February 27, 2018
Over the past two weeks, there's been considerable discussion on whether developers should be on-call.
I understand the frustration of the
Crowley says that they've recently started to see scalability problems with the old way of operations, however, which led Slack to create a secondary on-call rotation full of developers; software and performance bugs, he says, are becoming much more common than low-level infrastructure problems-bugs that only the development teams know how to fix.
To me, it's a no-brainer: if the root cause of most incidents
Over the past decade, I've primarily worked on small, fast-moving development teams. I've always valued my time away from the office and believe our developers should too. Developers have always been apart of these on-call rotations and I haven't hated this experience. Below are five traits I've seen from teams that have a healthy relationship with being on-call:
Your hip startup office walls may be covered with posters of the famous Facebook "Move fast and break things" slogan. What you might not know - Facebook changed that motto to "Move fast with stable infrastructure".
That's a lot less of a catchy, poster-worthy slogan, isn't it?
On my teams, we've prioritized a calm system over everything else. You can't have everything, so this means we'll prioritize things like clear rollback instructions in PRs, logging, error handling, and database query edge cases over code syntax issues.
In a conversation with my dad when our kids were in the baby stage, he remarked that the hardest part was changing diapers. I was shocked. To my wife and I, it was clearly the lack of sleep.
Our kids are just past that stage, but I've already forgotten the feeling of being constantly tired. I can see how that feeling would fade for my father.
Performance incidents on fast-moving, small teams are like this: when an incident occurs, it's important to implement a fix while the pain is still top-of-mind. Otherwise, you'll forget the pain and will be far less motivated to address the problem. Ensure developers know they can - and should - bump resolving future stability woes to the top of the list.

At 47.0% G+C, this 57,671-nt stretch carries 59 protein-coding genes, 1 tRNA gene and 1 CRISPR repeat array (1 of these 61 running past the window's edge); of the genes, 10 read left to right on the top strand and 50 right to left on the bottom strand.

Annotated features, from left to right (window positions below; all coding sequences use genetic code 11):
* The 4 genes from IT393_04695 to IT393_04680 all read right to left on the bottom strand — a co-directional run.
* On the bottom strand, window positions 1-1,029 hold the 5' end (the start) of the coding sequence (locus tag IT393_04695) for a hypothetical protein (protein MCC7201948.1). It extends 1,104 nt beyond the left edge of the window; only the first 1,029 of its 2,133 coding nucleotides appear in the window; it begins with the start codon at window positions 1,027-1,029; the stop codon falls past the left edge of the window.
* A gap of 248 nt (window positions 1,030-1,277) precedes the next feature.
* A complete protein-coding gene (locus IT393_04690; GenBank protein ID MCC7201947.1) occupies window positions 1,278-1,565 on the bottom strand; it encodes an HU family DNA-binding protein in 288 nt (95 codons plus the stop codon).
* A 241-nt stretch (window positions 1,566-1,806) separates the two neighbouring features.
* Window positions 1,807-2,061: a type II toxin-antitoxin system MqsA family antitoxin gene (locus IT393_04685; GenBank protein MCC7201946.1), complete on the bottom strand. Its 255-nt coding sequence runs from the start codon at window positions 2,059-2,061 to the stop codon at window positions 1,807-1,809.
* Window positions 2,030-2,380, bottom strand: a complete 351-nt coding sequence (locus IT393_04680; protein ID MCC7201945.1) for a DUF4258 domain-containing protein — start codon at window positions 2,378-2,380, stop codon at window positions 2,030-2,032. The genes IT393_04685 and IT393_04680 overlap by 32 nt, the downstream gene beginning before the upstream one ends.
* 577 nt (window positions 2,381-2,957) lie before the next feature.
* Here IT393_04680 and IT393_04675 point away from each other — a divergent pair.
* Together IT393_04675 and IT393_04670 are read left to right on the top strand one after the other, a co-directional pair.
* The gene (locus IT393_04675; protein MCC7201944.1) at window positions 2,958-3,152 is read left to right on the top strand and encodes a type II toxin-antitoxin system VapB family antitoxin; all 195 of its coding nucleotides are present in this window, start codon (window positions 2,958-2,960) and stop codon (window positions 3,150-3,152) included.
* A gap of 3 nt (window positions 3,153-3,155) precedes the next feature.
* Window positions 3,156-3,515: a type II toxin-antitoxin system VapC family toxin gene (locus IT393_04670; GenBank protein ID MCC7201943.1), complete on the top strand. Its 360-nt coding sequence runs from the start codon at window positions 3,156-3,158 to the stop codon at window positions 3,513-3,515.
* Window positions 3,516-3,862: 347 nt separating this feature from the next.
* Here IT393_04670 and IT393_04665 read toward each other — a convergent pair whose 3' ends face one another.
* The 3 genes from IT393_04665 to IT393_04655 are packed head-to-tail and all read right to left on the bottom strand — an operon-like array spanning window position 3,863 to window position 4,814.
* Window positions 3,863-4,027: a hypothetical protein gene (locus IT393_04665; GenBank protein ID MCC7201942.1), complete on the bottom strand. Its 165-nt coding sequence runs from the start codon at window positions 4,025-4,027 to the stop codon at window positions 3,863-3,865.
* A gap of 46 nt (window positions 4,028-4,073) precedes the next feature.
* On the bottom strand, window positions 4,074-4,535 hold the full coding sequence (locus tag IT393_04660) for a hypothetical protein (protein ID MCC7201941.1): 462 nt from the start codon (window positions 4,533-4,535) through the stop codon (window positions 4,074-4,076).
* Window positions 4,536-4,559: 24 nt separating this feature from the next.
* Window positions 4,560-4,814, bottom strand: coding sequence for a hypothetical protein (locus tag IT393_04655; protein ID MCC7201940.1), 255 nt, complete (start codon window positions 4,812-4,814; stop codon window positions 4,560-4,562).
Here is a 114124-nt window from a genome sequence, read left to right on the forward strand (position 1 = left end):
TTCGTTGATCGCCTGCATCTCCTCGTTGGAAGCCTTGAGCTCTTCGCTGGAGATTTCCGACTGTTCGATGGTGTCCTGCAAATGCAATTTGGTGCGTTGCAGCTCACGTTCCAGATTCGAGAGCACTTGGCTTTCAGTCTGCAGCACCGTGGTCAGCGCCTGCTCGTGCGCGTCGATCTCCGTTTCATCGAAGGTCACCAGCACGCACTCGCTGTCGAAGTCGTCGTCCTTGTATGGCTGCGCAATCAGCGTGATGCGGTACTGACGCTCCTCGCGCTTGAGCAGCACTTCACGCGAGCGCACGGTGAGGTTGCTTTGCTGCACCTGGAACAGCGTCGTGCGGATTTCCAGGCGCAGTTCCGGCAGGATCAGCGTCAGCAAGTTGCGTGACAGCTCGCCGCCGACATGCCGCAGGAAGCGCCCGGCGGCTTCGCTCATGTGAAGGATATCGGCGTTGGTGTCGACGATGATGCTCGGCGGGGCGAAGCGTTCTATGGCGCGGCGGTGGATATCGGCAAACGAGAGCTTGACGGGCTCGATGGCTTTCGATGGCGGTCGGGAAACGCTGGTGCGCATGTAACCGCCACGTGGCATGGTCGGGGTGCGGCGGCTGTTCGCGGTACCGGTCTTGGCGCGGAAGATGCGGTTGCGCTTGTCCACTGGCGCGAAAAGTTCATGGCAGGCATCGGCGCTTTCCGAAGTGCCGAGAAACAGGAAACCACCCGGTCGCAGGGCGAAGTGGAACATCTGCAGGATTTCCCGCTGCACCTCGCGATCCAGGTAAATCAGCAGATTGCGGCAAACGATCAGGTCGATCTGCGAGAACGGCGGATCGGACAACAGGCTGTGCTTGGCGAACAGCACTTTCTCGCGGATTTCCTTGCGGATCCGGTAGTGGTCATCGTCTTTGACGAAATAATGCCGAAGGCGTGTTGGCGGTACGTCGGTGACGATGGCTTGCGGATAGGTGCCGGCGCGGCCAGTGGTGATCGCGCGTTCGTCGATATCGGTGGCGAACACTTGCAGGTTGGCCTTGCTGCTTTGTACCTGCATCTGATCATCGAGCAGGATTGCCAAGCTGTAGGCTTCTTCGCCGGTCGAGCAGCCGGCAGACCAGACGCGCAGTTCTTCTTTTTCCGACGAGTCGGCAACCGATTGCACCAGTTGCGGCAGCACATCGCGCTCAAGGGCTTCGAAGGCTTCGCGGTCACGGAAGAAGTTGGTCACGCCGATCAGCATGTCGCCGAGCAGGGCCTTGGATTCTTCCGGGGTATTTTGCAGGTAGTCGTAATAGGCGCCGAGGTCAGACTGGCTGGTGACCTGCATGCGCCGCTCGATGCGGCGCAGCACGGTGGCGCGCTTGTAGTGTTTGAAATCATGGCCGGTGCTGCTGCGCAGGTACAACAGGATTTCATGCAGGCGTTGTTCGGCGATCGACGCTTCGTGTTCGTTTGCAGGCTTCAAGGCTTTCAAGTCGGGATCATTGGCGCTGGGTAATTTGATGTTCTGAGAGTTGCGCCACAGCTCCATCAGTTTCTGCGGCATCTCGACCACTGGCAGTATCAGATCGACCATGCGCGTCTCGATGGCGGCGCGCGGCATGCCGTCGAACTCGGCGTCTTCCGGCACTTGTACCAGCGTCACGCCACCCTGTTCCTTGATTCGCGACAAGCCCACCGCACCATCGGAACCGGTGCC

It cites the examples of the aviation industry's approach to process, which enables remarkable creativity under stressful conditions by mental automation of routine operations.
My teams have all seen a similar pattern: you can't push forward on the product when it feels like things are constantly falling down around you and there isn't an established checklist for handling incidents. Systematizing one thing frees up the mind for creative work.
The Google SRE Book advocates for an error budget:
The error budget provides a clear, objective metric that determines how unreliable the service is allowed to be within a single quarter. This metric removes the politics from negotiations between the SREs and the product developers when deciding how much risk to allow.
Few services really require five nines of uptime. High availability stifles forward progress as many issues are triggered by changes to
All of the above falls down if developers don't have empathy for their fellow team members. At some point, everyone makes a change that requires a colleague to
If engineering teams are prioritizing stable systems, it's very likely that repeat incidents aren't occurring. Instead, you'll be paged on new and slightly different versions of problems. These issues can be difficult to identify in typical dashboard-driven monitoring systems as they root cause gets lost on overview charts. Identifying these outliers - and the conditions that trigger them - is a focus of our APM product at Scout. I'm also a fan of Honeycomb, which is designed for solving high-cardinality problems.
I've heard on-call horror stories at teams large and small. If you're looking at joining a new team, you should ask about how on-call is